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On surviving those UCAs, finding that $125 billion, and becoming the monopsonist’s apprentice.

The mood at the Aerospace Industries Association luncheon this week, Tony Bertuca reported for Inside Defense, was grim. As AIA CEO Dave Melcher put it, it’s a “relatively new phenomenon” for the president-elect to call out the country’s largest aerospace company on a big program like the new Air Force One, pledging to cancel it. Apart from Canadian Prime Minister Trudeau’s contempt for the F-35, there’s really no precedent for it at all. Much of industry is thus scrambling to understand what will come next. I advise that to grasp the implications of Donald Trump’s sudden intervention in military procurement, and his motivations for the fateful tweet, think back to this summer’s negotiations over the Lot 9 Joint Strike Fighter (JSF) contract, and to this week’s reissuance of the “$125 billion” story. Consider how differently this administration may want to think about costs and defense, and how to get there.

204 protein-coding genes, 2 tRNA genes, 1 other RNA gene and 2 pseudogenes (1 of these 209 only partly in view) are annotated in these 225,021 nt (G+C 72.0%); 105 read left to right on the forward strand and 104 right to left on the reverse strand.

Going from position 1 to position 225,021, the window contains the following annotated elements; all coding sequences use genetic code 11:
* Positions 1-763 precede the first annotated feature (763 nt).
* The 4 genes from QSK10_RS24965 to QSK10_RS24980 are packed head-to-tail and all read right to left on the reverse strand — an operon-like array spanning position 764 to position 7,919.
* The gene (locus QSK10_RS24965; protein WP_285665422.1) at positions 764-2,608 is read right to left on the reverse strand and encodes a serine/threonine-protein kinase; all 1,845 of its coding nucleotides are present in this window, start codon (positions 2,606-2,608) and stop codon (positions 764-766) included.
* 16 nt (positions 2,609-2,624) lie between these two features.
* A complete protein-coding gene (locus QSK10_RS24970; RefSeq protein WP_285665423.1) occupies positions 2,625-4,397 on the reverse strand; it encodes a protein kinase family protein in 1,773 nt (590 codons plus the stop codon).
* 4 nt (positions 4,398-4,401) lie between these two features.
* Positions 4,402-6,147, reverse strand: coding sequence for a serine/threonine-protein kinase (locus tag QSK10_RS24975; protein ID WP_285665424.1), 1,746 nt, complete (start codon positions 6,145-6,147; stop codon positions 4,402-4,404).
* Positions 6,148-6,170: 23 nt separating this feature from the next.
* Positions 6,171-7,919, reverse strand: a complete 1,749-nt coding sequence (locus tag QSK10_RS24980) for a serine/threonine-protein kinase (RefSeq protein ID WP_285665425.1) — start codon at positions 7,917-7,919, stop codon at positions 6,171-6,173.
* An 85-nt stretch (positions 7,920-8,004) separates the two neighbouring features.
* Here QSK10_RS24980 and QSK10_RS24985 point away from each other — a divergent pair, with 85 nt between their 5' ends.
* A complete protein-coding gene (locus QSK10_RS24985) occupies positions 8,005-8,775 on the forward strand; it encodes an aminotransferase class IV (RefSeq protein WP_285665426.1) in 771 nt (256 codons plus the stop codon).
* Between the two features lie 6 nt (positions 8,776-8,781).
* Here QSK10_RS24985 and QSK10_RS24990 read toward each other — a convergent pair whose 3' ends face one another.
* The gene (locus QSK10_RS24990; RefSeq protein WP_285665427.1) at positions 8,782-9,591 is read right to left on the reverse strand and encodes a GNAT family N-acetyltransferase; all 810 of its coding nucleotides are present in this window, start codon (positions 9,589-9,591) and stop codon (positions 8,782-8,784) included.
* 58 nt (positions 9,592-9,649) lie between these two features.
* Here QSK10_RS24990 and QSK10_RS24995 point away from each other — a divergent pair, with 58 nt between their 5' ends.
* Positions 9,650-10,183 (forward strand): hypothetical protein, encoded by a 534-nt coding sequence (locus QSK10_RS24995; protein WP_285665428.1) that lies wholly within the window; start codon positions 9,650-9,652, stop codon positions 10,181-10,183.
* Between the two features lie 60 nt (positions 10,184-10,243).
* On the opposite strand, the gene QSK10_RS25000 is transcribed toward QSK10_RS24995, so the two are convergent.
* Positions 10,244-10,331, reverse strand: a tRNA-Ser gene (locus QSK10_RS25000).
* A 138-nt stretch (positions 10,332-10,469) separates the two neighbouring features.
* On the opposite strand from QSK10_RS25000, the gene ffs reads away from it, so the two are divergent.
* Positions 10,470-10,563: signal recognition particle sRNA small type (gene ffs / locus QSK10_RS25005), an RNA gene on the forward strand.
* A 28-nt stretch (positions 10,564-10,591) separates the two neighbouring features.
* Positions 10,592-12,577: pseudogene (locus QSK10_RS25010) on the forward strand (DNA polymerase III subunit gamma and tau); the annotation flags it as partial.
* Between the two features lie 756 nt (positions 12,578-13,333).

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A Better Business Model for Transnational Armaments Cooperation

The Royal United Services Institution has just published in RUSI Journal (vol. 161, no. 5, October–November 2016) the latest long essay of the Defense Industrialist project of the Atlantic Council. The abstract encapsulates our argument: